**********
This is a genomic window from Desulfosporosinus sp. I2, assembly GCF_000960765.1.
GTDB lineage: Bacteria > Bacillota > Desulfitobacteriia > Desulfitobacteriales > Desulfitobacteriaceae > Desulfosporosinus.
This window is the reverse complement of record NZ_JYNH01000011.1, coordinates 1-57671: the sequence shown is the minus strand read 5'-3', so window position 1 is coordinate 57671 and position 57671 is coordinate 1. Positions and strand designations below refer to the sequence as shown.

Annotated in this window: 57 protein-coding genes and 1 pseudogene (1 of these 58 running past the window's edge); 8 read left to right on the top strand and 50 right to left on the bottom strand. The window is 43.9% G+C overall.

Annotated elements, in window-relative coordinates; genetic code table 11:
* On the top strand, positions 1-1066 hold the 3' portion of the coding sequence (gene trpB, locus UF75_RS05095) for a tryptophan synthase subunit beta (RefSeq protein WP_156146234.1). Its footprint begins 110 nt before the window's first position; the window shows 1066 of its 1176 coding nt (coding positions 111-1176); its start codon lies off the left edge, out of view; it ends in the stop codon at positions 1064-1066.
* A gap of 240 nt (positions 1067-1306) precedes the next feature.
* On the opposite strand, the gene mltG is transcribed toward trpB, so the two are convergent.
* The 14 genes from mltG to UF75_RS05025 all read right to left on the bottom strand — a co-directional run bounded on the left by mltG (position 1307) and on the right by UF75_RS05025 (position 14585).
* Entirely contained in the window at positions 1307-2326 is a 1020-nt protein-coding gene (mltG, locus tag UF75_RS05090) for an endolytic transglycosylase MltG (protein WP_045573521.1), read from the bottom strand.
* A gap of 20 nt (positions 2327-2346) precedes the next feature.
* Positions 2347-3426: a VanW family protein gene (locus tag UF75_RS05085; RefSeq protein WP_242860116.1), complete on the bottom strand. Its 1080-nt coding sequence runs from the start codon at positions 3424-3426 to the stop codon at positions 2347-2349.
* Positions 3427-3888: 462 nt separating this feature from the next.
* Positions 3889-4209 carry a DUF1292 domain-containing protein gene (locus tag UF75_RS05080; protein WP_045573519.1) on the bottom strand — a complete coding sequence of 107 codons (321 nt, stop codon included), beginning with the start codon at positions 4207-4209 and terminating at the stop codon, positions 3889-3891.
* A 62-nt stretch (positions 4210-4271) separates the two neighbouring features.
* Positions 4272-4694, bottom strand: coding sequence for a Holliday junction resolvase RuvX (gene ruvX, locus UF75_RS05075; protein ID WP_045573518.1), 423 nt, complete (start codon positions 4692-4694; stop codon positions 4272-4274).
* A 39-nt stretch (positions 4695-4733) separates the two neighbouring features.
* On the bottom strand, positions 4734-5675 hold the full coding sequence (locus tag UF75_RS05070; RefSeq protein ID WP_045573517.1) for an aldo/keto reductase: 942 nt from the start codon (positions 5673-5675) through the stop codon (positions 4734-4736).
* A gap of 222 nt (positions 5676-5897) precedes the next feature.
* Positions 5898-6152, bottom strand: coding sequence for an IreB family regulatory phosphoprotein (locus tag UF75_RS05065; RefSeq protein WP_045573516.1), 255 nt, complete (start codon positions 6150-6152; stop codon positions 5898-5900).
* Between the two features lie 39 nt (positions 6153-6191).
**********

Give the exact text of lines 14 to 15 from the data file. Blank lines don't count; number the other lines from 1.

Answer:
* Positions 3889-4209 carry a DUF1292 domain-containing protein gene (locus tag UF75_RS05080; protein WP_045573519.1) on the bottom strand — a complete coding sequence of 107 codons (321 nt, stop codon included), beginning with the start codon at positions 4207-4209 and terminating at the stop codon, positions 3889-3891.
* A 62-nt stretch (positions 4210-4271) separates the two neighbouring features.